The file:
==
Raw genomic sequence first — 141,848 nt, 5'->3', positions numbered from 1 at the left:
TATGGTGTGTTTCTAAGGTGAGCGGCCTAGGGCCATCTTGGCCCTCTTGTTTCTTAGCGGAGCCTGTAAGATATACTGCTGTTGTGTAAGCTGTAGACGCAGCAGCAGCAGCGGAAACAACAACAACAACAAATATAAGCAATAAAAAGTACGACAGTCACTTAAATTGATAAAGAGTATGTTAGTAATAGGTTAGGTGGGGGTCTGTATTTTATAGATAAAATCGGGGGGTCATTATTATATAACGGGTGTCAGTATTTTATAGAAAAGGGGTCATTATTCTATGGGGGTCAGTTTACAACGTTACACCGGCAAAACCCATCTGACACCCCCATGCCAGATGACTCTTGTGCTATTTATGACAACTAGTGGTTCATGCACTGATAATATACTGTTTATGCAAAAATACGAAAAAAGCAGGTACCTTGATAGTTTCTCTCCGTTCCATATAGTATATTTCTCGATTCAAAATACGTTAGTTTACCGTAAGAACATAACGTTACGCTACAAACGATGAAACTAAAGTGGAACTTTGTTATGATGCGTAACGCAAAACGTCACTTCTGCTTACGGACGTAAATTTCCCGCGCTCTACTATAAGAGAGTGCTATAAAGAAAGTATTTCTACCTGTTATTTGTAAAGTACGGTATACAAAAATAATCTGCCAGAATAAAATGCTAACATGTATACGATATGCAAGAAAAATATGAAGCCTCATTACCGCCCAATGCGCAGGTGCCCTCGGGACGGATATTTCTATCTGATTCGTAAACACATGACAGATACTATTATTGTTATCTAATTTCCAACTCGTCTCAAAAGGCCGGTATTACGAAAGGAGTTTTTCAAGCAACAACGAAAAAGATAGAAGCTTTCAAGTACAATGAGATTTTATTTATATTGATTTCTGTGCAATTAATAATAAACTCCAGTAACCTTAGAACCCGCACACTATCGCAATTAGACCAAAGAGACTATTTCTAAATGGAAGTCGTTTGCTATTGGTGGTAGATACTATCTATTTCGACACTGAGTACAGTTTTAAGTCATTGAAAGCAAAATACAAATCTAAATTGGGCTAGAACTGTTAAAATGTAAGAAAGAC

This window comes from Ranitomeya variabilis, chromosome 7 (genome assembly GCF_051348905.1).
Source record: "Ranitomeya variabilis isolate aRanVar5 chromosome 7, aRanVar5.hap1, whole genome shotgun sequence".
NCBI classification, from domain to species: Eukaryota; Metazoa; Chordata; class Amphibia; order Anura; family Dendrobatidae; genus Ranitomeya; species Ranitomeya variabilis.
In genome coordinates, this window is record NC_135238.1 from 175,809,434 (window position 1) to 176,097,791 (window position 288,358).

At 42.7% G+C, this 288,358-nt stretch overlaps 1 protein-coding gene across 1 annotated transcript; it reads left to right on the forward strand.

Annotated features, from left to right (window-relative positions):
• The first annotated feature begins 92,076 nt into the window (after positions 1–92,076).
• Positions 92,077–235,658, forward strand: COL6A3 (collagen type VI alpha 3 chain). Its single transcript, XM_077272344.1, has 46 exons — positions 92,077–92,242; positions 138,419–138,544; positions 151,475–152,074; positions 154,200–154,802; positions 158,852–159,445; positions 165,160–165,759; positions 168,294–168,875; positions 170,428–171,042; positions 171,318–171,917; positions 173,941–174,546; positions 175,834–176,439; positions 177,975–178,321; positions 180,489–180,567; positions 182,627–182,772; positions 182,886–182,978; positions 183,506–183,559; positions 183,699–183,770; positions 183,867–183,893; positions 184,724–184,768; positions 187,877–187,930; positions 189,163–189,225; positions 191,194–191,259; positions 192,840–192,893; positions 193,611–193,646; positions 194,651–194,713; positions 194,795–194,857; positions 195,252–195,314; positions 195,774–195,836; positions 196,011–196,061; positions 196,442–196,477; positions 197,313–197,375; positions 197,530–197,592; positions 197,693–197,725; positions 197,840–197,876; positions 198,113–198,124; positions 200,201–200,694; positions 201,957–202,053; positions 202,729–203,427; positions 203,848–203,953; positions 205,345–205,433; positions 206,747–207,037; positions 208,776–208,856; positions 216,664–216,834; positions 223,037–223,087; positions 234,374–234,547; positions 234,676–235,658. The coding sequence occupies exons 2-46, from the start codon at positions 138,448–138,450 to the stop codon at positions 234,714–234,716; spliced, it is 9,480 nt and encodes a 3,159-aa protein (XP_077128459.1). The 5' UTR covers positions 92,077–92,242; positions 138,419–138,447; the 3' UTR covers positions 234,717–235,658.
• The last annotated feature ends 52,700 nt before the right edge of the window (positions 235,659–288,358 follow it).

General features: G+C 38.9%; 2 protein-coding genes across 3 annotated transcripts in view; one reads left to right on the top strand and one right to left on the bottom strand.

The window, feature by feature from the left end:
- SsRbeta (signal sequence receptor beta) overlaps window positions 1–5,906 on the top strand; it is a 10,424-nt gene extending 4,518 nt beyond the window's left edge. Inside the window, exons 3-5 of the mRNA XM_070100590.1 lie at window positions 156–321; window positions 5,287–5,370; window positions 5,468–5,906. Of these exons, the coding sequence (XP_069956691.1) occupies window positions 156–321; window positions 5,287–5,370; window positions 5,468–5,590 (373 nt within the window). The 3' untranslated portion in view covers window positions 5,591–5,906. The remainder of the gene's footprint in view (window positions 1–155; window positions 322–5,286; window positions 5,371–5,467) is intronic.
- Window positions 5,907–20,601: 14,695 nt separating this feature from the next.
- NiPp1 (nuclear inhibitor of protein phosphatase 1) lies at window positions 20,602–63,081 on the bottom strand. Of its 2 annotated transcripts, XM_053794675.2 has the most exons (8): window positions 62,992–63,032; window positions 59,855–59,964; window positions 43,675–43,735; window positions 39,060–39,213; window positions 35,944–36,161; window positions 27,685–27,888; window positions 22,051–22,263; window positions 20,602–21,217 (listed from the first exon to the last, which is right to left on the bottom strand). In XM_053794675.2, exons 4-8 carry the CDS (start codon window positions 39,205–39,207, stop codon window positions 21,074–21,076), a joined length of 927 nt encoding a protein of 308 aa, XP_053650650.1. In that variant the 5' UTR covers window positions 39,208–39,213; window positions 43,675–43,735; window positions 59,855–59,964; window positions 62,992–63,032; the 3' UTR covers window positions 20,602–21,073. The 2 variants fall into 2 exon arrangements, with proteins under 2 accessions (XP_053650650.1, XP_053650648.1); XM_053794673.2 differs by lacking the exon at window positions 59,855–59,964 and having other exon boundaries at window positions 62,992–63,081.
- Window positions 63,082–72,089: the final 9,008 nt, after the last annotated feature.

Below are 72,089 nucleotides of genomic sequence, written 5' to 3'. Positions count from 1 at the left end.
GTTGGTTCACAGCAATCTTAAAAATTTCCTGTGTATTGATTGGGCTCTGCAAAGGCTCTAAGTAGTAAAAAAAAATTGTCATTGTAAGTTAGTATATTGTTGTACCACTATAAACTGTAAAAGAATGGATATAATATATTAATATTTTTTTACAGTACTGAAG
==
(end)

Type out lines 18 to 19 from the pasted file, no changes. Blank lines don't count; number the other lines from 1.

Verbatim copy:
Below are 72,089 nucleotides of genomic sequence, written 5' to 3'. Positions count from 1 at the left end.
GTTGGTTCACAGCAATCTTAAAAATTTCCTGTGTATTGATTGGGCTCTGCAAAGGCTCTAAGTAGTAAAAAAAAATTGTCATTGTAAGTTAGTATATTGTTGTACCACTATAAACTGTAAAAGAATGGATATAATATATTAATATTTTTTTACAGTACTGAAG